As an early Christmas (or fairly late Hanukkah) (or reeeally early Purim) present, we've got a great interview for you: George Swede, editor of the Haiku Society of America's flagship journal, Frogpond. Let's see what he has to say....
1. What's your favorite translation of Matsuo Basho's famous "frog haiku"?
It's by Makoto Ueda in his book Bashō And His Interpreters, Stanford University Press, 1992, p. 140:
the old pond--
a frog jumps in,
Professor Emeritus Ueda is fully bilingual and only such a translator could detect all the nuances in the original Japanese and put them into English.
2. What relationship do modern American haiku writers (haikuists? haikuers?) have to the old Japanese poets? Are there ways we can learn from/expand on what they have done? Do American writers move in new directions?
Most serious haiku poets do at some time study the classical Japanese masters. The work the old masters have produced is archetypal and is thus one reliable measure against which American poets can judge what they have written.
We certainly can learn from them the discipline needed to create lasting images.
As for moving in new directions, this is inevitable if a poetic form is to survive. Evolution is vital or extinction results. The modern Japanese haiku poets have evolved in various directions since the late 1800s and so have English-language haiku poets, starting in the late 1960s or early 1970s.
3. What role does the Haiku Society of America have in creating and/or fostering community in the United States?
Under the current President, Ce Rosenow, the HSA has become energized and created all kinds of outreach programs. Visit the HSA site and you'll see the wide range of its activities.
4. In the 2004 HSA definition of the haiku, a type of poetry called "zappai" ("miscellaneous amusements in doggerel verse (usually written in 5-7-5) with little or no literary value") is separated from senryu and haiku. Do zappai have their place as well?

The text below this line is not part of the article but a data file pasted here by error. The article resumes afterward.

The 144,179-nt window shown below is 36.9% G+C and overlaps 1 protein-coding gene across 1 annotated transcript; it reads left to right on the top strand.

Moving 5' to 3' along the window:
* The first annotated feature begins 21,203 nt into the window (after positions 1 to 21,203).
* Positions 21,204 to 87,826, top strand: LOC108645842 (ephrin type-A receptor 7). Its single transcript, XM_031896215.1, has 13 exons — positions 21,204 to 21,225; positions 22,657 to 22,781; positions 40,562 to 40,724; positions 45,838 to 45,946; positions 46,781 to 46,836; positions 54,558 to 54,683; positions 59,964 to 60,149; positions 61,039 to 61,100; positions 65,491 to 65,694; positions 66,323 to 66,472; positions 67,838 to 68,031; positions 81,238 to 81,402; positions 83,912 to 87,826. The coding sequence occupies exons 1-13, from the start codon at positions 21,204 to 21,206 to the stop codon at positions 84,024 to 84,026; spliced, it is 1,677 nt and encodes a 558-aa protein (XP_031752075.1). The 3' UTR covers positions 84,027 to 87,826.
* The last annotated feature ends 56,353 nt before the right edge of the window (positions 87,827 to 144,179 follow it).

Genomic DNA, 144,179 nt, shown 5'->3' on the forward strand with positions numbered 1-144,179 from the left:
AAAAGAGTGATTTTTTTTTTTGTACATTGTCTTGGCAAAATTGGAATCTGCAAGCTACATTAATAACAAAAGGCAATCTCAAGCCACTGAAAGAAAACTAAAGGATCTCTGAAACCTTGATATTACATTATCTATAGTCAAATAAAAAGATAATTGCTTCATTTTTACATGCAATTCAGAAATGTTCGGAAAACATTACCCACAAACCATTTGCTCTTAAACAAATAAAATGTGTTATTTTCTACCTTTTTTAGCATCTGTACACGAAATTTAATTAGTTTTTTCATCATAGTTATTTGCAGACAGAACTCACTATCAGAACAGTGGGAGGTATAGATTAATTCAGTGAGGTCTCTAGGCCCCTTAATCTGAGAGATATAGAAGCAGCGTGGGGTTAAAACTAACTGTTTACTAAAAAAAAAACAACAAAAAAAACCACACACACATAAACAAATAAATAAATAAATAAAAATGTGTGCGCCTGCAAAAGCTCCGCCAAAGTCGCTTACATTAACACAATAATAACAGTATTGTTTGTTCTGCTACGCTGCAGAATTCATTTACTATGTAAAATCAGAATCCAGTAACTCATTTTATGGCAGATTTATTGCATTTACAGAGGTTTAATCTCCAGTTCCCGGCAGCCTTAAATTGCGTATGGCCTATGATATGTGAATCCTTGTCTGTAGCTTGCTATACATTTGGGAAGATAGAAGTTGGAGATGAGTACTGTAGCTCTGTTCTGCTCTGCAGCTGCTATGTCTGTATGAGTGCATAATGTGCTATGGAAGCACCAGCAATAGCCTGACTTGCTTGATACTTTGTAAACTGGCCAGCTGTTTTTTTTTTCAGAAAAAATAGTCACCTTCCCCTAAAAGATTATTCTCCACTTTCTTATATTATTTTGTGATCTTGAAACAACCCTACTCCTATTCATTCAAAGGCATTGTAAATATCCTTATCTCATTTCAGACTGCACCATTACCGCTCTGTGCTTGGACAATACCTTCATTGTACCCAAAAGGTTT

All poetic forms and sub-forms have their place in the constant evolution of poetry. Zappai are no exception. High Coup Journal publishes a lot of zappai and thus ensures this form's survival. We have to protect all forms of poetic expression. The more there are, the better the chances for poetry to survive in its constant struggle against all the other art forms.
5. How can our readers get more involved, both with the HSA and Frogpond?
Readers can get more involved with HSA simply by joining. Members get the yearly three issues of Frogpond: Journal of the Haiku Society of America, as well as Ripples, the HSA Newsletter. Ripples informs members about all the haiku news in North America--regional meetings, workshops, special events, recently published collections, etc. As a member of HSA, one also gets the right to vote each year for who sits on the Executive Council, which includes the Frogpond editor.
Frogpond has an open submission policy, that is, someone does not have to be a member of HSA to get work published. Usually, 40% to 45% of poems, reviews and articles come from non-members who then purchase the individual copy in which their work appears. For the full submission policy, go to the sample issue of Frogpond online.
GEORGE SWEDE has published 35 collections of poetry, 17 of them only haiku or tanka. He has been the editor of Frogpond since January 2008. His two latest collections were both published by Inkling Press in May 2010: Joy In Me Still (haiku) and White Thoughts, Blue Mind (tanka). For more information about these books go to George Swede.com. If you want to know more about Swede's life and work, go to Wikipedia and/or to his extensive George Swede web site.